It’s a refreshing surprise to see modern architecture in the near-sacred vineyards of Barolo, where some of Italy’s most important wines are made.
In the past decade and a half, some small corners of the Langhe have undergone subtle transformations. Stately 19th-century farmhouses (and earlier) stand side-by-side with striking, modern buildings.
Italy holds its traditions and past as sacred; in point of fact, the country has the most UNESCO sites of any country in the world. Among these are the hills of Barolo in Piedmont, named a UNESCO World Heritage in 2014 as part of the Langhe, Roero and Monferrato Vineyard Landscapes because of their cultural importance, beauty, and as an outstanding example of man’s interaction with his natural environment. Perhaps it is for this reason that it’s such a refreshing surprise to see modern architecture right in the middle of these honoured vineyards.
In most cases, these wineries were not built as an act of rebellion, or even to shock local residents and visitors. Rather, they were built as a statement of innovation—and of integration, as many blend in with their surrounding environments. Ceretto Winery is just such an example. The family’s wineries blend clean modernism with nature in two of its four winery locations in Barolo. And they’re definitely worth a visit and wine tasting.
Modern winery designs: Grape and Cube
First is the Monsorda Bernardina, located about 5 km from the unofficial capital of the Langhe wine zone, Alba. The original winery is a 19th-century farmhouse that the family bought in 1987, but the real eye-catcher is its 2009 addition: a fantastic wine tasting room with space for educational and cultural activities called “The Grape.”
The Grape, or l’Acino in Italian, is a transparent semi-sphere made of ETFE (Ethylene tetrafluoroethylene), the same material that the 2008 Olympics Water Cube in Beijing is made of (which is also the world’s largest ETFE building, whereas The Grape is the world’s first small-scale ETFE building). Designed by architects Luca and Marina Deabate, it seems to hang suspended over Barolo vineyards like a grape on a vine.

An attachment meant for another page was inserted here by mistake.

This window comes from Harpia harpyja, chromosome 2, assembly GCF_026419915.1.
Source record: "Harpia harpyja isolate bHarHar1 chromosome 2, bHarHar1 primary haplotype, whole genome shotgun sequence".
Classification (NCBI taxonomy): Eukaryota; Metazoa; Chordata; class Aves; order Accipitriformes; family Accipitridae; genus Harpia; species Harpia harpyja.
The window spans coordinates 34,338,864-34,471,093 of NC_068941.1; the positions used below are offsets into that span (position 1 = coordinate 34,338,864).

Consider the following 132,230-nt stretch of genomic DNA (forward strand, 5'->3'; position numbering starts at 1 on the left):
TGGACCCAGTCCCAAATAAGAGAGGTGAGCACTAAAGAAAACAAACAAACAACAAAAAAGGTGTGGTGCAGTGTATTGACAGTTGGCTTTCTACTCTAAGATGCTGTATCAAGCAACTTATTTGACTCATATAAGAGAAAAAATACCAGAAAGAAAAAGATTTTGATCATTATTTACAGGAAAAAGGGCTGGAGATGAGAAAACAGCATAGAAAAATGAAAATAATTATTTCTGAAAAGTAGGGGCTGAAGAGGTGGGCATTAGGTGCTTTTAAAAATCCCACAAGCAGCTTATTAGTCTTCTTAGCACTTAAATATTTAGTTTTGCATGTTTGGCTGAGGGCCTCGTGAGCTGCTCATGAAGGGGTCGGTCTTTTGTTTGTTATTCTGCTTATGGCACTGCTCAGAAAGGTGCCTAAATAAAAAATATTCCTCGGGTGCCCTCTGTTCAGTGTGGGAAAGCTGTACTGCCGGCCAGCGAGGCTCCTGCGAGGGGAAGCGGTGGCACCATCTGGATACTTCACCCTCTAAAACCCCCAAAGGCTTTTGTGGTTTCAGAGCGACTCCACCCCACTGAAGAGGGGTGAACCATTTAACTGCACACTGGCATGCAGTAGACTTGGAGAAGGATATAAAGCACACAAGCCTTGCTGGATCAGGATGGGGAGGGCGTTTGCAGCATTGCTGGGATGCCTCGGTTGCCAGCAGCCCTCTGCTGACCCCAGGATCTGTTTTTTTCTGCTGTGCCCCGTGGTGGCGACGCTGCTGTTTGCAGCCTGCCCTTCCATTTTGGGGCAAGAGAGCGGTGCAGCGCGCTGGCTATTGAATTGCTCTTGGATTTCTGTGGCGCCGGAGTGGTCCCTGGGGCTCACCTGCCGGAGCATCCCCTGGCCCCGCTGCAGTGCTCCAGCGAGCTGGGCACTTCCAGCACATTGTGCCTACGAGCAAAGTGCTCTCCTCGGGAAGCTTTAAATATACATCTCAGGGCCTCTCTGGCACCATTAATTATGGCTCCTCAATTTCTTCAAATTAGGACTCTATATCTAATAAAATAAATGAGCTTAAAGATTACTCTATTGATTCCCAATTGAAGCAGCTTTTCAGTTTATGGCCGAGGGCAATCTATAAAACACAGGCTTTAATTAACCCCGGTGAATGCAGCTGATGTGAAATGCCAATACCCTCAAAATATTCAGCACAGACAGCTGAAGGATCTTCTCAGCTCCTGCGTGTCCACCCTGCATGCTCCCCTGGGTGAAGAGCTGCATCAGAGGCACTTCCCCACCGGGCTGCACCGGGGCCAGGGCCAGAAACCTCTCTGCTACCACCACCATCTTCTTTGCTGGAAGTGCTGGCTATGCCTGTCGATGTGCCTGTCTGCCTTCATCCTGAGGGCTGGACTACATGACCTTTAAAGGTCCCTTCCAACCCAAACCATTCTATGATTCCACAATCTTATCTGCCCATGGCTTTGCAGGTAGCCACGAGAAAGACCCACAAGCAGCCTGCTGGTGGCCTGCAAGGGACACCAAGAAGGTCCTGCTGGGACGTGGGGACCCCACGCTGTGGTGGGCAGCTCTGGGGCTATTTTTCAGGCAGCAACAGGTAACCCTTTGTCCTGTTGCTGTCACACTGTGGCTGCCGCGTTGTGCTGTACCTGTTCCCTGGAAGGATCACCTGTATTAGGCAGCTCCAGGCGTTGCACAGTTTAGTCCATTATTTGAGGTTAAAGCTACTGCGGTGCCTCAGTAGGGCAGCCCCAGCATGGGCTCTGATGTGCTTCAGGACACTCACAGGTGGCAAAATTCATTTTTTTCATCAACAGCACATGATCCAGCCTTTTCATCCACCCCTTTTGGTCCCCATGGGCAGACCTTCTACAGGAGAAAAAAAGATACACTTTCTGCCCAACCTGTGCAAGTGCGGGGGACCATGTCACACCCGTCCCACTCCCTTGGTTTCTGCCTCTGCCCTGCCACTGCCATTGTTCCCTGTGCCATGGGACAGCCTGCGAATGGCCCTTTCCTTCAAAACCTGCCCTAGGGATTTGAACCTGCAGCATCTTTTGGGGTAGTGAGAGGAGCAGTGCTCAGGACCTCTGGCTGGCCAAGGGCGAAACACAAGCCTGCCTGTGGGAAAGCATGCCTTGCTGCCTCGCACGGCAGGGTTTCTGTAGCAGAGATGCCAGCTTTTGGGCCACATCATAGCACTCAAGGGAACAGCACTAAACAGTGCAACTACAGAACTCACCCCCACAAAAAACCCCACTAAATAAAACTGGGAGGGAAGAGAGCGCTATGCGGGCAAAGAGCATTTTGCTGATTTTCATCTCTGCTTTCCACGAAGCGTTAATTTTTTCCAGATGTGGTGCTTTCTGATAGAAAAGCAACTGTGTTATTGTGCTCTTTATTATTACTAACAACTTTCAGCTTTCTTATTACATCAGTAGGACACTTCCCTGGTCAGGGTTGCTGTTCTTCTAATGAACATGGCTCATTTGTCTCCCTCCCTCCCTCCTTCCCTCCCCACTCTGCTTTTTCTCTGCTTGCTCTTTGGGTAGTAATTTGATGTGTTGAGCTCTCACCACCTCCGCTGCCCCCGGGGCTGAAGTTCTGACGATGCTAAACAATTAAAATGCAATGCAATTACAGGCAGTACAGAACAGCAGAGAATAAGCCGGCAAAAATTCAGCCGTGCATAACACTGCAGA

The second winery is Bricco Rocche in Castiglione Falletto, located fifteen minutes away from The Grape and in the geographical heart of Barolo wine country. It produces only Barolo wine in its 1982-era winery. The winery and cellars were constructed after the Ceretto family purchased the surrounding vineyards in 1978.
The most striking aspect of this cantina is the 2000 edition of The Cube, or Il Cubo, designed by the Deabates and Polarglass of Turin. This transparent glass cube is frameless, allowing for a fantastic view of the countryside. It leans like the Tower of Pisa over the vineyards, bringing to mind a curious wine drinker admiring the vista, or a winemaker overseeing his vines. In 2016, The Cube was reconstructed, streamlining its look. The glass is non-reflective, giving the impression of a mirage—there and not there at the same time.
Interesting fact: the winery of Bricco Rocche is named after the only monopole vineyard of the Barolo DOCG appellation. A monopole vineyard is what an entire vineyard owned by one winery is called. In areas with particularly sought-after production zones and long family legacies, where dowries and landowner laws once divided properties, the ownership of single vineyards is often split multiple ways. Here, Ceretto makes three other cru wines in addition to Bricco Rocche Barolo DOCG: Prapò Serralunga, La Morra Brunate, and Cannubi San Lorenzo di Barolo
“It’s a declaration of love and recognition for our land. Those who live here owe a lot to wine, particularly to Barolo,” says Roberta Ceretto, describing her family’s inspiration for creating such a unique work of architecture. “We wanted to celebrate Barolo with more than just a simple construction, with an artwork that we consider to be a monument. We wanted to maintain a link with the existing winery, too. It was a risk building such a modern building, but after sixteen years, we are happy to see how the Cube has become a point of reference for architecture enthusiasts and wine lovers, particularly of the Langhe. It has become an object for a kind of pilgrimage for the tourists that come to visit these hills.”
Wine, art, and poetry
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The Cube and The Grape are sculptures that stand as testaments of the Cerettos’ love for their land. They’re works of art, often expressly admired by visitors. In fact, the Ceretto Winery has long tied itself to artistic expression.
For example, when they bought the Brunate vineyards in 1976, a small, unconsecrated chapel was included with the property. They asked English artist Sol LeWitt and American artist David Tremlett to decorate it, which they did in cheerful colours, creating a small sanctuary amid the vineyards. As another example, the interior of the Alba-based and Michelin-starred restaurant owned by Ceretto Winery, Piazza Duomo, is frescoed in fantastic designs by artist Francesco Clemente.
See these structural works of art when you visit Ceretto Winery on a custom Grand Wine Tour!